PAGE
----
Bosch develops "natural language" in-car voice assist system
In-car voice-control has come a long way in recent times, but many of us would agree that there's room for improvement. Bosch is aiming to do just that with a multilingual voice assist system that it claims can respond to natural language ... and you can call it whatever name you like.
One of the issues with voice-controlled infotainment systems like Ford's (very impressive) SYNC is that you're generally fixed to preset commands that can be difficult to remember. The Bosch system is designed to do away with this rigidity and allow the driver to interact with the voice assistant using natural sentence structures – as if, according to Bosch, the voice assistant is a passenger in the car.
Bosch says the system can automatically recognize and speak in different accents and dialects from up to 30 countries without changing any settings, as well as being able to respond in 44 female or 9 male voices. It will also automatically accept destination input in other languages (handy for European road trippers).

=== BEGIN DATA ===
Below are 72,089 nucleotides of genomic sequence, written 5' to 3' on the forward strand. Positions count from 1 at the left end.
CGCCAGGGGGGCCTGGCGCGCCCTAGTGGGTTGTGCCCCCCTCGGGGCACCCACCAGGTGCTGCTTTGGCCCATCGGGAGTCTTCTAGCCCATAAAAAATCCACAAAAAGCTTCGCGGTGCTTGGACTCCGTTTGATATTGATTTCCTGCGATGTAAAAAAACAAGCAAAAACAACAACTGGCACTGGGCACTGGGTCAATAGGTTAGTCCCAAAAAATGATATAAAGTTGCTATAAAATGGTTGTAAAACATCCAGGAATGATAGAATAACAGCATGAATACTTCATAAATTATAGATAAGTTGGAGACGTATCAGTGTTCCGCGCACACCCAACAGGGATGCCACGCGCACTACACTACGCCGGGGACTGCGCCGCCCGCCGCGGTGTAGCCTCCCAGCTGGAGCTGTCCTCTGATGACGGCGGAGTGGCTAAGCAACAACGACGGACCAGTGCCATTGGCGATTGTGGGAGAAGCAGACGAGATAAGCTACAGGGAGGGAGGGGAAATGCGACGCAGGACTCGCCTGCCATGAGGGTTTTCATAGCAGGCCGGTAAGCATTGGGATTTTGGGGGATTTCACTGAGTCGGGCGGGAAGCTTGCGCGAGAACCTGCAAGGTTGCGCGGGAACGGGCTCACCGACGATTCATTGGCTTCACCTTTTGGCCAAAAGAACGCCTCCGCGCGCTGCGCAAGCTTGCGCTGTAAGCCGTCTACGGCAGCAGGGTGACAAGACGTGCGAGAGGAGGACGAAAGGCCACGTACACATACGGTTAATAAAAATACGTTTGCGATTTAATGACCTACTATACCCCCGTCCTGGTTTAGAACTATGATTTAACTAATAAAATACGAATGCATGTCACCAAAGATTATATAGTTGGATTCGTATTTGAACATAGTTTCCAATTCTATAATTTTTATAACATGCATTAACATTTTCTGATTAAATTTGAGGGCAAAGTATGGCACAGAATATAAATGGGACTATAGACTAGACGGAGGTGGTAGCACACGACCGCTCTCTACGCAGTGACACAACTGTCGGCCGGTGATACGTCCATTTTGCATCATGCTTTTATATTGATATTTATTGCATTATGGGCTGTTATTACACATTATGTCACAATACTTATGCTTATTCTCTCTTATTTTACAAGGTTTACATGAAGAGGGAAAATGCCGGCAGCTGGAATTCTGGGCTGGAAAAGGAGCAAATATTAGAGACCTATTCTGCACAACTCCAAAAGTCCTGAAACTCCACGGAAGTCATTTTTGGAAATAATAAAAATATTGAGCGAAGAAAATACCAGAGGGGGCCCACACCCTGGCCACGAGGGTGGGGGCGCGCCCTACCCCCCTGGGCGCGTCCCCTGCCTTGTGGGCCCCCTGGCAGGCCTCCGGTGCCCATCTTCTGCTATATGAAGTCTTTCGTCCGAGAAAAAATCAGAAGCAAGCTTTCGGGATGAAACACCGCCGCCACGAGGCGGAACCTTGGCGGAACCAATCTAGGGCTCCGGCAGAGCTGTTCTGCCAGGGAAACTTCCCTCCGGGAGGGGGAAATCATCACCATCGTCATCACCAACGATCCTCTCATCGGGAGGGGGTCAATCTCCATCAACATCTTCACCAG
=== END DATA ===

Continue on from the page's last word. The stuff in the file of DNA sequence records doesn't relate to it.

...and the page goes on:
The system responds to "Casey" initially, but the driver can change that to any name they like, and it responds to a simple "Hey" followed by the chosen name.
Other useful features include the ability to work offline without a data connection (it will automatically deal with commands that require a connection – like calendar entries - when it comes back online) and the ability recognize the most appropriate contact based on the driver's location, time and situation. In other words, if you have two people named Bill in your contacts, it will figure out which one you are likely to be trying to reach.
Bosch is showing off the system at at CES 2018 next week. In the meantime, check out some of its capabilities in the video below.
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While English is the international language of technological language, don't forget that Bosch is a German company (Multinationallised - Americanised, ok) so the first language for this system is likely Deutsch (of which there are many accents and dialects).
V.R. is here. We just need people to get over the natural inhibition to talk to a machine. Most won't do it.